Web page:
Football Player Turns To Tennessee Rugby - Collegiate Rugby Championship
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Philadelphia, Pennsylvania  – April 5, 2017  – The University of Tennessee’s David Nuckolls is looking forward to playing in the Penn Mutual Collegiate Rugby Championship for the second time, hoping that this year he will portray less of a footballer and more of a rugger.

“I would say it was one of the coolest experiences I’ve ever been a part of. I’m ready to comeback,” said Nuckolls. “It’s the whole experience from the moment you leave. You get to meet so many other schools and get to talk rugby and food.”

Although a senior, Nuckolls has only been playing rugby for a little over a year, having joined UT’s team midway through last spring. He grew up in northern Georgia where he started playing football at age four and continued up through Community Christian School. From there he himself an athletic scholarship to Point University in northeastern Georgia. However an injury cut his football career short.

In his own words Nuckolls recalled the accident during a game his freshmen. “I got hit straight on and I tried to juke: I was cutting to the left when I was getting hit from straight on and as soon as I cut, I got hit from the left as well. It tore my meniscus and fractured my kneecap. It was just one crazy accident.”

Afterwards Nuckolls was on crutches for six weeks and in intense physical therapy. It wasn’t until four to five months after the incident that he was at as much recovery as he would ever make. He recalls many memories of worries about “Am I going to be able to come back from this? Am I going to mess it up, again?”

However, since the accident Nuckolls found he just wasn’t as fast as he once was in terms of lateral movement. He attempted playing for a junior college in Kansas but it wasn’t working out. He realized he would never have a chance to be in the National Football League and decided to focus on an academic path. He transferred to the University of Tennessee and has been pursuing a Sports Management major and a Business Administration minor. Additionally he interned with the school’s football department as a recruiter for a while to see another side of the industry.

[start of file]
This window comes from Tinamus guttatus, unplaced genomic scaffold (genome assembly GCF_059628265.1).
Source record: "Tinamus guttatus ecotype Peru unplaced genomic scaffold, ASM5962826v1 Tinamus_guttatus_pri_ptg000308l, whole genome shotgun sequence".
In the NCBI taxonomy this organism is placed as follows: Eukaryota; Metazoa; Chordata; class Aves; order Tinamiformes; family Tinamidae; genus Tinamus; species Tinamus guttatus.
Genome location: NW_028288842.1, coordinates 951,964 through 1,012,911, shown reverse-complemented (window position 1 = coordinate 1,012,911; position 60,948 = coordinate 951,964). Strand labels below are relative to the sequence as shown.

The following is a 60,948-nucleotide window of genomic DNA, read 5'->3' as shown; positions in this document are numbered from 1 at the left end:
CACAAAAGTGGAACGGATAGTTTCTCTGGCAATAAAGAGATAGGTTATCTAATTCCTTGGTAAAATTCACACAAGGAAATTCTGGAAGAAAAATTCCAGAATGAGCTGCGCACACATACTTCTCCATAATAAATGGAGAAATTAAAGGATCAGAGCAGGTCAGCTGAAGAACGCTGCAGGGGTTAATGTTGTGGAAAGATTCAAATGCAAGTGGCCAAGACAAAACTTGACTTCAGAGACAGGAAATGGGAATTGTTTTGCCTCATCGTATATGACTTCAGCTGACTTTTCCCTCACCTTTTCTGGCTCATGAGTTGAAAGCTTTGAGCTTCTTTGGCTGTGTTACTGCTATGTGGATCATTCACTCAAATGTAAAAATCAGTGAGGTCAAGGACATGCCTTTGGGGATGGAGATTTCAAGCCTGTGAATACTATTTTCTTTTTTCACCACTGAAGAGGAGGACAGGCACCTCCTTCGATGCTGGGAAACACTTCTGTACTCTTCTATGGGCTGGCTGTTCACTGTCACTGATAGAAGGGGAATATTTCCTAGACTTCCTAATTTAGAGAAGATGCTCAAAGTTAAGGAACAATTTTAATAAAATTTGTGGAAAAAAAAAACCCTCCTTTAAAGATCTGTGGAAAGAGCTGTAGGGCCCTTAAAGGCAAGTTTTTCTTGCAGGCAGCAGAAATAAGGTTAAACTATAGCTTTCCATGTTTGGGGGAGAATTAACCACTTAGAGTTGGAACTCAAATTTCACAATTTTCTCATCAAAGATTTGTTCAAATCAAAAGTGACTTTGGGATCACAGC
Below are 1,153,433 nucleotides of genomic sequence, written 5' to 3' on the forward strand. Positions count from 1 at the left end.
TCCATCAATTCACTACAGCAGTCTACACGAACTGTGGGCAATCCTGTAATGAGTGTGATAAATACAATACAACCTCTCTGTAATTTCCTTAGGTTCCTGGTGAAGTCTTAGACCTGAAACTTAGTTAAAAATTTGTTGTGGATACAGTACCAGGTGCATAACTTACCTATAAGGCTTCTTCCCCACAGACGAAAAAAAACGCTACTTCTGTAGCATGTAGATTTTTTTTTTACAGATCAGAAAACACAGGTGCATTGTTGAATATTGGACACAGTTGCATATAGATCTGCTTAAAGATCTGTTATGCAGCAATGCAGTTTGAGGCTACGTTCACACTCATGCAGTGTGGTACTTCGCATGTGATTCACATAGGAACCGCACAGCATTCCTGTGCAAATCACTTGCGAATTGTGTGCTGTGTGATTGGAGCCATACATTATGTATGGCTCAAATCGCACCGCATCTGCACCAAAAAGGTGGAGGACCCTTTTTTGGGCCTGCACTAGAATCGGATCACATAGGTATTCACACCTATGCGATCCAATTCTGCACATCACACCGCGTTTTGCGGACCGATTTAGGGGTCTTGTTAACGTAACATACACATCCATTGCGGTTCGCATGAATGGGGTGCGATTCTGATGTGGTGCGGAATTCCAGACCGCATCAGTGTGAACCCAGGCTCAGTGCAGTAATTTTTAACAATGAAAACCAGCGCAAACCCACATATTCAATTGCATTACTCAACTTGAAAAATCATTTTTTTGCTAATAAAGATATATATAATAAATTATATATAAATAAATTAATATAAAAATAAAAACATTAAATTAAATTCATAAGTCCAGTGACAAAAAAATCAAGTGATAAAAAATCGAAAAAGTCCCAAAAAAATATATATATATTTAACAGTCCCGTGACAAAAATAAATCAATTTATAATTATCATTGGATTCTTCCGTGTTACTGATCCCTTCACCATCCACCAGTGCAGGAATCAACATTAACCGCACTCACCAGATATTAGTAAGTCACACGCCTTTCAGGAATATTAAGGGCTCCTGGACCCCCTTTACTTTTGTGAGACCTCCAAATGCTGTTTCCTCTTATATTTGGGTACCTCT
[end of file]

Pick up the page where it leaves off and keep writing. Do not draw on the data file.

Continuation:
Although he was still involved in football to some degree, he missed the camaraderie of a team sport. Andrew’s brother, Quincey, had been trying to convince him to give rugby a try for years as a former Kennesaw State University player. One day while walking across campus he ran into someone with a University of Tennessee Rugby bag on them and asked him about the team. From then on he started going to practice and didn’t turn back once, when he discovered old injury didn’t seem to hold him back from this new sport.

“The first game I played in I thought I was going to be okay. I was transitioning from football. I had done rehab and everything and I was in really good football shape and thought I was in shape for rugby. I threw up four times my first game. They are two different beasts,” said Nuckolls. “Out of all the sports that I’ve played it is definitely the hardest sport as far as endurance wise.”

Unfortunately last year when Nuckolls came to the CRCs he tore his hamstring in a match against Cal. He is looking forward to getting more play time in 2017.

“He’s turned out the last couple years to be a really good player for us. He’s a wing. He’s a fast guy…he’s a missile when he runs. He has no fear,” said Tennessee’s Head Coach Martin Bradley.


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